Review by John Chard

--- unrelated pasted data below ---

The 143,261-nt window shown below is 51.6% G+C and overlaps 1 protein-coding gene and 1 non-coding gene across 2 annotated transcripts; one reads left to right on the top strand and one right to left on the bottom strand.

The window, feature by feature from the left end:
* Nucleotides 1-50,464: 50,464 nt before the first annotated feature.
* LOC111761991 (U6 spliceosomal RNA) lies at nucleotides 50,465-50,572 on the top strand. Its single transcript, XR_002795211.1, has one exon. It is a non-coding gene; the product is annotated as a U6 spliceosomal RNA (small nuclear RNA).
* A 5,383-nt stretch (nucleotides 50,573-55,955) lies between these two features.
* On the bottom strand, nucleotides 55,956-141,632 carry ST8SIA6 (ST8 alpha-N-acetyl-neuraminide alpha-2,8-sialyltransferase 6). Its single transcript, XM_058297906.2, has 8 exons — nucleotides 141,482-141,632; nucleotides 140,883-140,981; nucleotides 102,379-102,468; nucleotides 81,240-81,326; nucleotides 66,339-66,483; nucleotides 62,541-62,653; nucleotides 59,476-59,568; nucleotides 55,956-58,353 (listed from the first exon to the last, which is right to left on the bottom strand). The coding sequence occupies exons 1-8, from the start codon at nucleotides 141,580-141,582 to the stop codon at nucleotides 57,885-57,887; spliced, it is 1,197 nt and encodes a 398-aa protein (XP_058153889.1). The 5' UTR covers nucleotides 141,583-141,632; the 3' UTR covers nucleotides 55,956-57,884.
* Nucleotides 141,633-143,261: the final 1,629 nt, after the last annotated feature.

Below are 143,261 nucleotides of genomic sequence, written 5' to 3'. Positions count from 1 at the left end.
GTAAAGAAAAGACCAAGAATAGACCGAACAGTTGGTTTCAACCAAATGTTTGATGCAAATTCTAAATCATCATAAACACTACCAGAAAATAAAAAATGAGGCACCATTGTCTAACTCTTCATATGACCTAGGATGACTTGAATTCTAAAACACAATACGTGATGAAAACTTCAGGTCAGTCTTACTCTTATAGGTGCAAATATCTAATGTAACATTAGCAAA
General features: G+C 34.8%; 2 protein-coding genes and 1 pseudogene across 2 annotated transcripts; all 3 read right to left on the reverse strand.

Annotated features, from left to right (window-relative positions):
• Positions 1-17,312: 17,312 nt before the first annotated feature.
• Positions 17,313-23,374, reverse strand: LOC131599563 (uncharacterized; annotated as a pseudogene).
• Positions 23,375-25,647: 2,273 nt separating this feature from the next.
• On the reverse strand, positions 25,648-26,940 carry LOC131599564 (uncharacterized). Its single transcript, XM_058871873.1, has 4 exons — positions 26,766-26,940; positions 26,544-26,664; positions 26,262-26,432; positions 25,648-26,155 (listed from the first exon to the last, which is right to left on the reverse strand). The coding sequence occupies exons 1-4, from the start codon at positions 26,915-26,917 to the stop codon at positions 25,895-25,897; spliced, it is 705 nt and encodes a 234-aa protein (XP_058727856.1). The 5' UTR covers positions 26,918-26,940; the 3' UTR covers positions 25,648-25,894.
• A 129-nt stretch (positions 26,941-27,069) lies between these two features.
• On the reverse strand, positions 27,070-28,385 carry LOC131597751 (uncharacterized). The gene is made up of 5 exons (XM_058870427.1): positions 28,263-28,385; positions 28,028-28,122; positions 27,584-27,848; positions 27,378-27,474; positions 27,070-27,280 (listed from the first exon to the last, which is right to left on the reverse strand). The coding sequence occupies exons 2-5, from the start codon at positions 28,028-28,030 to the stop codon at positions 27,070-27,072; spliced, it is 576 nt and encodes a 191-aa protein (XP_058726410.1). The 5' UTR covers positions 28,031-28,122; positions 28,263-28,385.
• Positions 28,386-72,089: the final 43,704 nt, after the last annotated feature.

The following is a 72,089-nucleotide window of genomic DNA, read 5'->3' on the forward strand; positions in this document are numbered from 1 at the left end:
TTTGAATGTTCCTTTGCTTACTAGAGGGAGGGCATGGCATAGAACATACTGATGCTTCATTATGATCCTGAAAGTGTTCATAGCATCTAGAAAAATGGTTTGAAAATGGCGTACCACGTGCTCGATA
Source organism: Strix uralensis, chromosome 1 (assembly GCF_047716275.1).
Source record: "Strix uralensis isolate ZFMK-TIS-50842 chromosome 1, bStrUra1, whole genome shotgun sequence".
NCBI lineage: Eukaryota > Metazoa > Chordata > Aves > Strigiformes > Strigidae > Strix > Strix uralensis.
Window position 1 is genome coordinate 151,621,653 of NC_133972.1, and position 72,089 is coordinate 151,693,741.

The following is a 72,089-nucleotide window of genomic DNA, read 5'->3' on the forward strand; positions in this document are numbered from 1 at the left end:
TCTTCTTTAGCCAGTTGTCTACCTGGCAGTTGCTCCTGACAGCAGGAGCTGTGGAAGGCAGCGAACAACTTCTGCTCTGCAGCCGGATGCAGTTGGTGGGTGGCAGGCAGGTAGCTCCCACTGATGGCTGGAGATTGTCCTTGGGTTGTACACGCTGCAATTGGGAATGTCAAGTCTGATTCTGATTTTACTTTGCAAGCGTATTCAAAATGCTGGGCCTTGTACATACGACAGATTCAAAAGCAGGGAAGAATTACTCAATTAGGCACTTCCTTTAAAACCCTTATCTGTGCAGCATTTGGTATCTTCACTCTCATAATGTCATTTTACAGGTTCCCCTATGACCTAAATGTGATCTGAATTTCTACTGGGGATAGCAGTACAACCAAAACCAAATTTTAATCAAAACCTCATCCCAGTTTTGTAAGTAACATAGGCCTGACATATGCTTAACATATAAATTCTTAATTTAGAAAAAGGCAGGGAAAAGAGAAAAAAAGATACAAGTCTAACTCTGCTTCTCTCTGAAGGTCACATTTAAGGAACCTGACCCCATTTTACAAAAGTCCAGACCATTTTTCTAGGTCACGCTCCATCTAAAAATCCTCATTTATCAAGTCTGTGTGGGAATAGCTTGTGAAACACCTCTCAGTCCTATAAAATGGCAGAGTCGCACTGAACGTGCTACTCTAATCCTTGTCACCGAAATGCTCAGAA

"A long time ago in a childhood not too far away... Princess Leia is captured and held hostage by the Imperial Army as it seeks to rule the Galactic Empire. An old Jedi Knight by the name of Ben "Obi-Wan" Kenobi may just be hers, and the rebels only hope. Teaming up with farm boy Luke Skywalker, scoundrel Captain Han Solo, and a couple of quirky droids, Kenobi sets off on a mission that could well shape the destiny of the Galaxy, and all who dwell within it. Back in 1977 I was but a wee 11 year old boy, weened on films from all genres by my movie loving parents, I had no idea that Star Wars was to have the same impact on me as Jaws had two summers previously, where yet again I found myself queueing around the block for two whole hours to see a film in a one screen theatre. My love of cinema firmly cemented, Star Wars was the start of a love affair that lasts to this very day. As the years have rolled by and my love of cinema has taken on more in-depth and serious tones, I have come to realise that Star Wars proves to be a far from flawless picture. Certainly its detractors do point to some frayed acting and call the plot structure a jazzed up good versus evil axis, while the charge of George Lucas referencing many prior pictures most assuredly stands, but really do those things matter? No they do not, because Star Wars opened up a new world of cinema, something of a portal to youngsters such as I, it got people talking and debating about the merits of model work in films (which is of an extraordinary high standard here), it nudged film makers to explore being bigger and bolder in their approach, and crucially, above all else, it got film goers hungry again, a hankering for more please if you may. Now it has to be said that all that followed 20th Century Fox's historic blockbuster didn't run with the baton, in fact most pale into comparison on impact value, but for better or worse (depending on the discerning viewers peccadilloes), Star Wars stands as a bastion of adventure laden entertainment. It is by definition one of the most successful films in history, George Lucas perhaps didn't know it at the time, but in what was to become an almost operatic anthology, he didn't just make a movie, he created a whole new world seeping with style and rich texture. Almost as amazing as the success of the series, is how it has become part of modern day pop culture, anything from religion to everyday speak has at some time or another referenced Lucas' baby. Ultimately, though, it's one single thing that made (and still does make) Star Wars so great, it's that it has the ability to lift the audience into a rousing united feel good cheer; and that is something that few films can ever lay claim too. In 1977 it was an awe inspiring event to watch in the theatre, now here in my middle age it's an event that is like hugging a dear old friend, a friend that I know will never ever let me down no matter how many times I turn to it. 10/10"